EUGENE, Ore. – Attorney General Jeff Sessions is getting rid of the current marijuana policy that prevents the federal government from interfering with states that have legalized the drug, and that has many people in Oregon talking.
Oregon’s governor and other state leaders said they plan to fight it.
Sessions is rescinding a 2013 Obama-era policy that paved the way for legalizing marijuana in states across the country, including Oregon.
The change allows each state’s U.S. attorneys to decide whether to aggressively enforce the deferral marijuana law, even if it’s already been made legal in their state.
Oregon Gov. Kate Brown called the move “deeply concerning” and Sen. Rob Wyden wrote on Twitter that President Trump promised to let states set marijuana policies.
The state’s attorney general is also taking a stand against the policy change. Ellen Rosenblum said she “will do everything within [her] legal authority to protect” the marijuana industry in Oregon.
It has bloomed into a multimillion-dollar industry in the state, collecting more than $60 million in state taxes last year.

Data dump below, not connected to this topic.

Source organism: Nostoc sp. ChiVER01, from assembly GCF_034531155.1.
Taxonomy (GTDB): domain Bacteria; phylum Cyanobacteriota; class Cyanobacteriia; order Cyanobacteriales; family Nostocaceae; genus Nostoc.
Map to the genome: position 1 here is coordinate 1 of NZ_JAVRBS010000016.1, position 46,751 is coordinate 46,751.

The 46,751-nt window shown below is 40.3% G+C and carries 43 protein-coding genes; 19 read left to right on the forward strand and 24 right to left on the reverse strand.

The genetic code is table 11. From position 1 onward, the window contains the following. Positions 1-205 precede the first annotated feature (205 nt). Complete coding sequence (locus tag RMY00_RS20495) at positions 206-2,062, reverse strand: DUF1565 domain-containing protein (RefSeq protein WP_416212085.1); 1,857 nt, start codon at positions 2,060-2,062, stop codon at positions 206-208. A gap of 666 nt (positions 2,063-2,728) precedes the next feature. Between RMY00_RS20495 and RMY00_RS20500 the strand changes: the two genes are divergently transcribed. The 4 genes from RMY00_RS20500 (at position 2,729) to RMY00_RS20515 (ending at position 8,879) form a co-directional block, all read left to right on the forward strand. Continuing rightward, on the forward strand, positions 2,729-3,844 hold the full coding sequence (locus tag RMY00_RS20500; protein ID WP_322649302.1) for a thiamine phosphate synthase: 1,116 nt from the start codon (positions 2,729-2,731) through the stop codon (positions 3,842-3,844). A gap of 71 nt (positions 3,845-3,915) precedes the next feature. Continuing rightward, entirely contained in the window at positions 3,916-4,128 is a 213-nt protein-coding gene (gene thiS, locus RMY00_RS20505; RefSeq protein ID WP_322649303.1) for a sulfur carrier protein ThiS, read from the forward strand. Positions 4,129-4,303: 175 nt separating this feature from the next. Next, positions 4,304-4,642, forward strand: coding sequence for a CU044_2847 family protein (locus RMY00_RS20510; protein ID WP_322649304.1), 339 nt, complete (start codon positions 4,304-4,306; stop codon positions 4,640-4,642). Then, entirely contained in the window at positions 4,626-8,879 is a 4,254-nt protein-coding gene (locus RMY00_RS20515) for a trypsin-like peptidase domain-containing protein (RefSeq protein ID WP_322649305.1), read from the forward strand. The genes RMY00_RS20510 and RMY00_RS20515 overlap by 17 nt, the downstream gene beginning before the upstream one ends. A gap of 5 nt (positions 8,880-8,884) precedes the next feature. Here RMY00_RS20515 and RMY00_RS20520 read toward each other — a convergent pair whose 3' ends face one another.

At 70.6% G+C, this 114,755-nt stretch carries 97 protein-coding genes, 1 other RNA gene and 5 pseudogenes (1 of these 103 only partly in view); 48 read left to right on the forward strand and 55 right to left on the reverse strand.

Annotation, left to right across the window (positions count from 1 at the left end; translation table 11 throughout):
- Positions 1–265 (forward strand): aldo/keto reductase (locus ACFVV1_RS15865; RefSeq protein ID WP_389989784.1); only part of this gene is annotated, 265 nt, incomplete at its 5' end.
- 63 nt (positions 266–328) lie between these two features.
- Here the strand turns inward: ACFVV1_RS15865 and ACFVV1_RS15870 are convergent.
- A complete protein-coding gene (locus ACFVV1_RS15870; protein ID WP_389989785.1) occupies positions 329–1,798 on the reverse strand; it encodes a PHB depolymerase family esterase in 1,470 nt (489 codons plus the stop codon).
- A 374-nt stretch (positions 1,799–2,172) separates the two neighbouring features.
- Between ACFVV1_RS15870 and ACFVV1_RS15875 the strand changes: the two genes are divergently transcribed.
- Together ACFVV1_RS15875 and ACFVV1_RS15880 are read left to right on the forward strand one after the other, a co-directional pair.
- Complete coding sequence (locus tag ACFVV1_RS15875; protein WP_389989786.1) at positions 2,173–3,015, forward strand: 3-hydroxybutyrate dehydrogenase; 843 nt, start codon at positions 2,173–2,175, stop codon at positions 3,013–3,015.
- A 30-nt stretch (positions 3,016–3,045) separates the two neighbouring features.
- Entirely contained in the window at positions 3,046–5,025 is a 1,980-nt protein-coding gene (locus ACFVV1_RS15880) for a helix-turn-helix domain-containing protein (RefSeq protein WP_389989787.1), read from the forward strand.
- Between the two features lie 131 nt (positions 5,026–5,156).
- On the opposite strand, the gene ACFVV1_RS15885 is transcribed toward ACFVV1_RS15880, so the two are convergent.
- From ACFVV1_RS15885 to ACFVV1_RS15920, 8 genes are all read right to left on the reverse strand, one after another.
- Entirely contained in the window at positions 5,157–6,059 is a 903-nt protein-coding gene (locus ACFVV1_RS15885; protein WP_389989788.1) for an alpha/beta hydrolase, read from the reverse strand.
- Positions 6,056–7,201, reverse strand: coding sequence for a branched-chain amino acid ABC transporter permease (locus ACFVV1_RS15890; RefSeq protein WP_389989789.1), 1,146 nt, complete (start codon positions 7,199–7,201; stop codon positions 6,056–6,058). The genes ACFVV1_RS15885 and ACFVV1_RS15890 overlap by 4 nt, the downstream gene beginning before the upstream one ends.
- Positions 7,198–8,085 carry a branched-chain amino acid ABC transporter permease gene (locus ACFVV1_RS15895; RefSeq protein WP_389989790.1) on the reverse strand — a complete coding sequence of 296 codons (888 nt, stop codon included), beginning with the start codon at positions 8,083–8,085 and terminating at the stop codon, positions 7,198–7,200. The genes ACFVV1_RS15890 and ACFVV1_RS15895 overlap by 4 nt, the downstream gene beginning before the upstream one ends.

KEZI 9 News spoke with the manager at Eugene OG about the policy change. Alex Traylor said he would prefer the state to handle marijuana regulations rather than the federal government.
“They've been doing a great job so far. They've listened to all of our concerns, they've heard us out in pretty much every facet of this industry so far,” Traylor said. “They've taken things we've said and really implemented them quickly."
Traylor said this policy change is concerning and he thinks it will hurt the marijuana industry.
But how much could Sessions’ decision affect Oregon? Marijuana, under federal law, is a schedule one drug, the same as heroin. Even so, a Portland attorney said he doesn’t think federal agents would have the resources to crack down.
“There are just not enough agents to go around,” Bear Wilner-Nugent said. “Compare that with the number of businesses that are licensed by the Oregon Liquor Control Commission to grow and process and sell marijuana. There are hundreds of them.”
Wilner-Nugent said without state and local law enforcement resources backing up the federal agents, there wouldn’t be many prosecutions.
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